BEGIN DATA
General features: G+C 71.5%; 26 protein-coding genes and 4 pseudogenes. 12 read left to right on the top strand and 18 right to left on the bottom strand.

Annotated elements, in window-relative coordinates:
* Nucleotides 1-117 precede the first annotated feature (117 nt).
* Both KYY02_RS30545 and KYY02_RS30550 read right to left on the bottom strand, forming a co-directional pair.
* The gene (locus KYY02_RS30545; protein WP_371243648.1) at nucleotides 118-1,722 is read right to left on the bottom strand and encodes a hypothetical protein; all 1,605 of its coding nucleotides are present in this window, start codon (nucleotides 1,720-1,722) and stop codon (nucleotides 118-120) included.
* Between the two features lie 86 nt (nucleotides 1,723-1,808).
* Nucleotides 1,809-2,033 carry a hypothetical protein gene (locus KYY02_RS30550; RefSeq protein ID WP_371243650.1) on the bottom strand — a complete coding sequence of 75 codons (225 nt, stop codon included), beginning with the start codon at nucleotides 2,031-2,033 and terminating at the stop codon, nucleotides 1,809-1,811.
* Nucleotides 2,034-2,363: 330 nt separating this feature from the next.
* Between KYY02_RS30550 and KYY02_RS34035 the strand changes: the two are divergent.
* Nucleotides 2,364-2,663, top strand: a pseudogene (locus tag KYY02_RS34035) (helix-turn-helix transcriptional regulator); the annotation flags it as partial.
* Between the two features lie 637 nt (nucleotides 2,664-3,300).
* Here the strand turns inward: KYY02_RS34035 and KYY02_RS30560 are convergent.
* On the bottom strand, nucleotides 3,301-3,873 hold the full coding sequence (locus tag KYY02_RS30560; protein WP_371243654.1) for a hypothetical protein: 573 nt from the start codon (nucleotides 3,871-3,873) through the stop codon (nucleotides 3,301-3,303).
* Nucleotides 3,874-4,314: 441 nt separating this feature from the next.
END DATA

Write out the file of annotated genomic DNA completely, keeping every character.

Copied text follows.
General features: G+C 71.5%; 26 protein-coding genes and 4 pseudogenes. 12 read left to right on the top strand and 18 right to left on the bottom strand.

Annotated elements, in window-relative coordinates:
* Nucleotides 1-117 precede the first annotated feature (117 nt).
* Both KYY02_RS30545 and KYY02_RS30550 read right to left on the bottom strand, forming a co-directional pair.
* The gene (locus KYY02_RS30545; protein WP_371243648.1) at nucleotides 118-1,722 is read right to left on the bottom strand and encodes a hypothetical protein; all 1,605 of its coding nucleotides are present in this window, start codon (nucleotides 1,720-1,722) and stop codon (nucleotides 118-120) included.
* Between the two features lie 86 nt (nucleotides 1,723-1,808).
* Nucleotides 1,809-2,033 carry a hypothetical protein gene (locus KYY02_RS30550; RefSeq protein ID WP_371243650.1) on the bottom strand — a complete coding sequence of 75 codons (225 nt, stop codon included), beginning with the start codon at nucleotides 2,031-2,033 and terminating at the stop codon, nucleotides 1,809-1,811.
* Nucleotides 2,034-2,363: 330 nt separating this feature from the next.
* Between KYY02_RS30550 and KYY02_RS34035 the strand changes: the two are divergent.
* Nucleotides 2,364-2,663, top strand: a pseudogene (locus tag KYY02_RS34035) (helix-turn-helix transcriptional regulator); the annotation flags it as partial.
* Between the two features lie 637 nt (nucleotides 2,664-3,300).
* Here the strand turns inward: KYY02_RS34035 and KYY02_RS30560 are convergent.
* On the bottom strand, nucleotides 3,301-3,873 hold the full coding sequence (locus tag KYY02_RS30560; protein WP_371243654.1) for a hypothetical protein: 573 nt from the start codon (nucleotides 3,871-3,873) through the stop codon (nucleotides 3,301-3,303).
* Nucleotides 3,874-4,314: 441 nt separating this feature from the next.